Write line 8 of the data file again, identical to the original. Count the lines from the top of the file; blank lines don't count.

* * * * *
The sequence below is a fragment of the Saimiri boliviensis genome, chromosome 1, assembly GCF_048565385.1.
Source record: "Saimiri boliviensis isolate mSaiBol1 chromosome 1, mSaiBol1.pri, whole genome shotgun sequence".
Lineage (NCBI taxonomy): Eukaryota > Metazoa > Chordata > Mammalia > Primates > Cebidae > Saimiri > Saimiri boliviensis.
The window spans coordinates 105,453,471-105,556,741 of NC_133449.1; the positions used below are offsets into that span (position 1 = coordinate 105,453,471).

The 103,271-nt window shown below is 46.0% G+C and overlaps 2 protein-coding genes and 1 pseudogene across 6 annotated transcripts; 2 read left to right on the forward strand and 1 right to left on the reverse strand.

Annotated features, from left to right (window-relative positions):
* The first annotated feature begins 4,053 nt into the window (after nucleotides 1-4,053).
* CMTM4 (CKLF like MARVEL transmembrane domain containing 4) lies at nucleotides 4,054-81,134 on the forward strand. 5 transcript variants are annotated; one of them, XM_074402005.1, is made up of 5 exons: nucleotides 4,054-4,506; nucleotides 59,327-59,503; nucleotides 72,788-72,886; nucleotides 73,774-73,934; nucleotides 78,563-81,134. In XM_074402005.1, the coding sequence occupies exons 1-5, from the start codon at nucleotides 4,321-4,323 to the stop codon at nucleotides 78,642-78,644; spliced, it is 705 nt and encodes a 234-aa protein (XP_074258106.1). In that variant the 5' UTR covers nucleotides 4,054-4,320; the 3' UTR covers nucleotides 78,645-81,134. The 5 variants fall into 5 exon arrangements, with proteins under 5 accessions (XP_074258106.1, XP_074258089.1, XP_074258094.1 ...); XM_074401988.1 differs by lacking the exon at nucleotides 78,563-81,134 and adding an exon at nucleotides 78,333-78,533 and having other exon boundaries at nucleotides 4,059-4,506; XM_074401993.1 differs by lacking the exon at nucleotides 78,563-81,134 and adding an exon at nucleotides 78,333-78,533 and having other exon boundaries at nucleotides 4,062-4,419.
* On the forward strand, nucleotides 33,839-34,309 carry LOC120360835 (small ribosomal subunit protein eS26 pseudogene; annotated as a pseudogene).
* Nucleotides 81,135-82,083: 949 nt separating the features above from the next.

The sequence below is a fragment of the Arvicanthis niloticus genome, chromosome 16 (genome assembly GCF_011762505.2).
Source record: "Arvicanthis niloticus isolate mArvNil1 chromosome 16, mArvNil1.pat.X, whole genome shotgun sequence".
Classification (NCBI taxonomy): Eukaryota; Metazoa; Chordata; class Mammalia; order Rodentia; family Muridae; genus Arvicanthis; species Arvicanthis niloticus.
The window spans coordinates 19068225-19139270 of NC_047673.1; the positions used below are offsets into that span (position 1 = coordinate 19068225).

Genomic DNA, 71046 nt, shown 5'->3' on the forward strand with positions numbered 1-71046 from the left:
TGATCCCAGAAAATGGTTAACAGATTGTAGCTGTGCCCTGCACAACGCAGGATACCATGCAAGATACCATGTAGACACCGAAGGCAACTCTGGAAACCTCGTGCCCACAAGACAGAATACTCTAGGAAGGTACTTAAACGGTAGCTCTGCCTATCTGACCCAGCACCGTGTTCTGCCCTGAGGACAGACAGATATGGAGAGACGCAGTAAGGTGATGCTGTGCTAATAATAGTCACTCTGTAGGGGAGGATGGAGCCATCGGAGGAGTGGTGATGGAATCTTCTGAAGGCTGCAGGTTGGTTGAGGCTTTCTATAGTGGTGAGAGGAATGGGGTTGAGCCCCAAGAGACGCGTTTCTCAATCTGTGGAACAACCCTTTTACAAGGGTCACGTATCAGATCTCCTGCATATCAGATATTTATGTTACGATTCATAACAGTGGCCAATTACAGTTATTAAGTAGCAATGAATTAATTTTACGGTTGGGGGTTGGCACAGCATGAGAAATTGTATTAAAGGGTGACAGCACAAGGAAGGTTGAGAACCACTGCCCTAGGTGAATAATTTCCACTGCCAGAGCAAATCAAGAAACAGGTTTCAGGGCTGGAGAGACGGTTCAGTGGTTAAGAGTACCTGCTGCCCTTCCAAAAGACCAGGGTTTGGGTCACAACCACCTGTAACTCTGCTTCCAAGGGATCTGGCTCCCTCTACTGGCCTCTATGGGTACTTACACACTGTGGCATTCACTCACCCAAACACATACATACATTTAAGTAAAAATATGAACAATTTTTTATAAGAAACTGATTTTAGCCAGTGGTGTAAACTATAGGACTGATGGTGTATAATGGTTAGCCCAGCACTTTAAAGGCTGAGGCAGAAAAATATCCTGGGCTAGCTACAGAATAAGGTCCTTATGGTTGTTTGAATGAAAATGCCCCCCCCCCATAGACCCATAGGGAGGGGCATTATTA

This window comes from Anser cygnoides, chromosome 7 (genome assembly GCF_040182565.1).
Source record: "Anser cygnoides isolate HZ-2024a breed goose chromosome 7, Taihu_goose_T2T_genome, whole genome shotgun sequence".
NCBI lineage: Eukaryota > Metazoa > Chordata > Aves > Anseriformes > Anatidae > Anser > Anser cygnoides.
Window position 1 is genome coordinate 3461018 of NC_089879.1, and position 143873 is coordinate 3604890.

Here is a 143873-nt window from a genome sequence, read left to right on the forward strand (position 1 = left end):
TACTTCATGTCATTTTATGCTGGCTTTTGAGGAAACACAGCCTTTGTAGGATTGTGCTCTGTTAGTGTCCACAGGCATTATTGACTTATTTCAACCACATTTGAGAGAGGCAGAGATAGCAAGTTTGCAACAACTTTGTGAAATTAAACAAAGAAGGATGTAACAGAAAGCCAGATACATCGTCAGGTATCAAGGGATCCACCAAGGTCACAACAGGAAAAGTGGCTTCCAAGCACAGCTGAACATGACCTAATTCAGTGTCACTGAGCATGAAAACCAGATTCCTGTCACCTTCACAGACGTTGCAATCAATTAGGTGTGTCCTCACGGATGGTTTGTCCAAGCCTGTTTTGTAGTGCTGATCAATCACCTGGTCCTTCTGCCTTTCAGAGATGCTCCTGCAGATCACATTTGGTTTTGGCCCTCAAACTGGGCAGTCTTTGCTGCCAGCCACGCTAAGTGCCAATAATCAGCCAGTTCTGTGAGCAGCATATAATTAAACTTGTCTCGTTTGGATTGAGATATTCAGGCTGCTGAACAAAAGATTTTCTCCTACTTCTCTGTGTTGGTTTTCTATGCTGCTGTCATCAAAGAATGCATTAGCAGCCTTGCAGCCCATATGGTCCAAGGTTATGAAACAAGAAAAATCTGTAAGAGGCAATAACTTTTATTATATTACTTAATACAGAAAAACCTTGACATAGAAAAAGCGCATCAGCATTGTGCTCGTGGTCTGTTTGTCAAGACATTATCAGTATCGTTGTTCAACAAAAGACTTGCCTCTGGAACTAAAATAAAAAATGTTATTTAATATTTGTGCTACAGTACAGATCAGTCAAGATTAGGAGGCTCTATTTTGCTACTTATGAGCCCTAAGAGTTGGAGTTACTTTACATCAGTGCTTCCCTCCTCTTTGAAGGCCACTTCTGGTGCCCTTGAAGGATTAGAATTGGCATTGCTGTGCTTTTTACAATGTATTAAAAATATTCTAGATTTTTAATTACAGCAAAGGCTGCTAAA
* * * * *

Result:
* CMTM4 (CKLF like MARVEL transmembrane domain containing 4) lies at nucleotides 4,054-81,134 on the forward strand. 5 transcript variants are annotated; one of them, XM_074402005.1, is made up of 5 exons: nucleotides 4,054-4,506; nucleotides 59,327-59,503; nucleotides 72,788-72,886; nucleotides 73,774-73,934; nucleotides 78,563-81,134. In XM_074402005.1, the coding sequence occupies exons 1-5, from the start codon at nucleotides 4,321-4,323 to the stop codon at nucleotides 78,642-78,644; spliced, it is 705 nt and encodes a 234-aa protein (XP_074258106.1). In that variant the 5' UTR covers nucleotides 4,054-4,320; the 3' UTR covers nucleotides 78,645-81,134. The 5 variants fall into 5 exon arrangements, with proteins under 5 accessions (XP_074258106.1, XP_074258089.1, XP_074258094.1 ...); XM_074401988.1 differs by lacking the exon at nucleotides 78,563-81,134 and adding an exon at nucleotides 78,333-78,533 and having other exon boundaries at nucleotides 4,059-4,506; XM_074401993.1 differs by lacking the exon at nucleotides 78,563-81,134 and adding an exon at nucleotides 78,333-78,533 and having other exon boundaries at nucleotides 4,062-4,419.